Murphy and Cornyn are among a number of lawmakers who plan to attend a White House summit on gun policy Wednesday. Sen. Dianne Feinstein (D-Calif.), who has written a bill that would ban military-style “assault weapons,” also has been invited, an aide familiar with the meeting said.
Cornyn said that he spoke with Trump over the weekend and that the president has “a lot of ideas” but that he hasn’t discussed with him any legislation on background checks that’s broader than the Fix NICS Act. Murphy, meanwhile, said he thinks the White House would be willing to go beyond the bare-bones bill for a more expansive background-checks measure.
Cornyn warned against trying to overreach. “I worry that we’re going to be leaving here by Thursday or Friday and end up empty-handed,” he said. “I think that would be a tragedy.”
Ryan on Tuesday focused on questions about the actions that local and federal law enforcement agencies took before and during the shooting. “There was a colossal breakdown, and we need to get to the bottom of this, how these breakdowns occurred,” he said.
House Majority Whip Steve Scalise (R-La.), who was shot last year by a would-be assassin who targeted Republican lawmakers practicing for a charity baseball game, also focused on the law enforcement failures. Scalise met Monday with a group of surviving students from Marjory Stoneman Douglas High School in Parkland, where the Feb. 14 massacre occurred, in a discussion that, he said, touched on the policy responses to the shooting and the institutional breakdowns that preceded it.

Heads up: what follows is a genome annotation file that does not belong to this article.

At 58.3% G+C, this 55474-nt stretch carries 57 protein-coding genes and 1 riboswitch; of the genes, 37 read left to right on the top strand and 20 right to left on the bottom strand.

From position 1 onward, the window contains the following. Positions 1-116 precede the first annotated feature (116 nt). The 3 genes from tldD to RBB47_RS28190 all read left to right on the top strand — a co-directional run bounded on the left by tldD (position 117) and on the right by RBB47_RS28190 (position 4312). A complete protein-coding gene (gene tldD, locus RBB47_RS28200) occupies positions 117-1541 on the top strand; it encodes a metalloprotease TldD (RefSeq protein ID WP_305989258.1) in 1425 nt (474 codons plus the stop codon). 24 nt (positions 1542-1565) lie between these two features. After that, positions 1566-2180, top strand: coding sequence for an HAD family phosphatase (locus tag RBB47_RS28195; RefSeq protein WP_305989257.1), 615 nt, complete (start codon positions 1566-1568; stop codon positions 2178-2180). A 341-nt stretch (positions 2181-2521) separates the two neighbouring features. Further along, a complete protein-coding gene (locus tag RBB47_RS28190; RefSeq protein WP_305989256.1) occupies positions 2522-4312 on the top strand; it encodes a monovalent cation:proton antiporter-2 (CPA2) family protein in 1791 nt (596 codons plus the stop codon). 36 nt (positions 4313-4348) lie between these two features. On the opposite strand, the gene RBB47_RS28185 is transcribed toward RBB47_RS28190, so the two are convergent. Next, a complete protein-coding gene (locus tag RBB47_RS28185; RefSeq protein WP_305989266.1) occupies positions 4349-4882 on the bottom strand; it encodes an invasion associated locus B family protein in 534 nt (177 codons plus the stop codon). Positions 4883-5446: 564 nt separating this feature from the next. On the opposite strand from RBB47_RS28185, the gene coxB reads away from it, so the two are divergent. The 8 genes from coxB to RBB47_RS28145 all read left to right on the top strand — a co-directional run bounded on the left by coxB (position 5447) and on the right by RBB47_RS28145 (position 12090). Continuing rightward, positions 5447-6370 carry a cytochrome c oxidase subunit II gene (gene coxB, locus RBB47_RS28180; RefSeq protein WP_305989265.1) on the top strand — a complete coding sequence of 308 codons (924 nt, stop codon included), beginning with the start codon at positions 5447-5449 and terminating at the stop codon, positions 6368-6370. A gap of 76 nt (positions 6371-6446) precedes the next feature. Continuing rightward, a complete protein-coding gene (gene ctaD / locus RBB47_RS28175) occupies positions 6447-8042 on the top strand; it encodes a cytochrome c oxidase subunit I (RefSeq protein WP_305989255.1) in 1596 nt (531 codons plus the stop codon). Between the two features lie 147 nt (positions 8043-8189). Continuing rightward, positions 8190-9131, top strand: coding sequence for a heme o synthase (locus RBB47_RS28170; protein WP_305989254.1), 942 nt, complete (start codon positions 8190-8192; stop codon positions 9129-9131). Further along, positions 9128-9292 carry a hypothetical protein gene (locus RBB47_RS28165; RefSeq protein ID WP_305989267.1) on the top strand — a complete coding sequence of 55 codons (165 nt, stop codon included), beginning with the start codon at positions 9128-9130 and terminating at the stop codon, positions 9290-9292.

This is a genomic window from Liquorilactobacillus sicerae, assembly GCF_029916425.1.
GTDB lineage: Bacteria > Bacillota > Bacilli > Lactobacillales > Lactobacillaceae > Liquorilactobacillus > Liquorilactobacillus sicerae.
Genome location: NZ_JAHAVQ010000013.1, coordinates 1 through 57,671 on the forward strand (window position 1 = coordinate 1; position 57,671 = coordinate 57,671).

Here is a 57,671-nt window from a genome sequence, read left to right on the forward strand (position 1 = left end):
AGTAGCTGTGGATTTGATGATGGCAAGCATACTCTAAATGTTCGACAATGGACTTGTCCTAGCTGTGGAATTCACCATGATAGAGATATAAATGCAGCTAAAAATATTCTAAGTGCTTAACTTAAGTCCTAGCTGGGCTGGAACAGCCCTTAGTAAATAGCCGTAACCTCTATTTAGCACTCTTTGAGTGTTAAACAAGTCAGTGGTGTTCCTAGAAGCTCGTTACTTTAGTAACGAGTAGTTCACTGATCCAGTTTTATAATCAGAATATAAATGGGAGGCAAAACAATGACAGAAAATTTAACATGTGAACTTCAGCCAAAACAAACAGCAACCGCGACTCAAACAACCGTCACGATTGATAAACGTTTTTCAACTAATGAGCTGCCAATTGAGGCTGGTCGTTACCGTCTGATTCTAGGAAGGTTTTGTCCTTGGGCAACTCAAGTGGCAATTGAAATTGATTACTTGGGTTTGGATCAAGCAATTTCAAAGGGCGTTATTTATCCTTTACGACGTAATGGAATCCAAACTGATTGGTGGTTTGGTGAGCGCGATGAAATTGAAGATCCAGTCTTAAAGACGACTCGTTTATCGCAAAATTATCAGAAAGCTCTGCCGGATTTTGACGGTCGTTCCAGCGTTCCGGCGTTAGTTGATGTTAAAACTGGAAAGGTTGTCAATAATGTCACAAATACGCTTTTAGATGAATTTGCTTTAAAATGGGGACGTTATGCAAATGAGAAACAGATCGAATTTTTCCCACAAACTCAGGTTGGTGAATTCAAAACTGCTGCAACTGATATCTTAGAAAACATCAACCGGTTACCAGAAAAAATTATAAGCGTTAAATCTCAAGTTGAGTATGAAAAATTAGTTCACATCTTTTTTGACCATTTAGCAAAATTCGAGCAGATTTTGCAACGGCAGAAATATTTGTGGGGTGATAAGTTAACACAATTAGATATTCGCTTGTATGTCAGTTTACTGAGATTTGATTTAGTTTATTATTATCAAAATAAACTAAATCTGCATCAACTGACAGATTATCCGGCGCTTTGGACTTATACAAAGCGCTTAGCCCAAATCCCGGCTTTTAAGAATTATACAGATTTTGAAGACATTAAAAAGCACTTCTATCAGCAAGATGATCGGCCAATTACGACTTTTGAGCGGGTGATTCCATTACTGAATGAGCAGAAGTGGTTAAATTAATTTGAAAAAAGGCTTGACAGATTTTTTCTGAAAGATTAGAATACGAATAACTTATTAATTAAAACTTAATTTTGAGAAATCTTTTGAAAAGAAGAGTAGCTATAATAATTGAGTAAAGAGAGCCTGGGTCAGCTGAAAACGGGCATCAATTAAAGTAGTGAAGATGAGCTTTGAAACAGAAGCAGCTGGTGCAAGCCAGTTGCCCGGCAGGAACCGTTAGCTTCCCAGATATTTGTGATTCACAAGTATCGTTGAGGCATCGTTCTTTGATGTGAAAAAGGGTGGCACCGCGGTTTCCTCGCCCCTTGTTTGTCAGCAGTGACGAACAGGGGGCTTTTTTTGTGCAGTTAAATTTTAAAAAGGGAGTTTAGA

“As people are contemplating new laws, I think the most important thing we can look at is: What about all the laws that are already on the books that were not enforced, that were not properly implemented?” he said, adding of accused Parkland killer Nikolas Cruz, 19, “The FBI has this guy’s name on a silver platter.”
But neither Ryan nor Scalise announced any formal inquiry into the shooting by the relevant House committees, which requested an FBI briefing on the failures in the immediate aftermath of the massacre, but have taken no public action since.
The Douglas High students, approached by a reporter Monday, declined to speak about their advocacy efforts on Capitol Hill. They have attended meetings with lawmakers from both parties, including House Minority Leader Nancy Pelosi (D-Calif.), and a Tuesday morning meeting of the House Democratic Caucus. Schumer said he planned to meet with them Tuesday.
Since the shooting, students have called for new gun restrictions as part of any legislative response, including a new age limit of 21 for buyers of long guns, matching the federal limit for handgun buyers. But Republican lawmakers have sought to turn the discussion toward law enforcement failures, mental health and school security.
“Of course we want to listen to these kids, but we also want to make sure that we protect people’s due process rights and legal, constitutional rights while making sure that people who should not get guns don’t get them,” Ryan said, before turning to “bigger questions of our culture.”
“What are we teaching our kids?” he continued. “Look at the violence in our culture. . . . There’s bigger questions here than a narrow law. What about law enforcement? What about school resource officers? What about the FBI? What about background checks? Those are all things that we have to get lots of answers to.”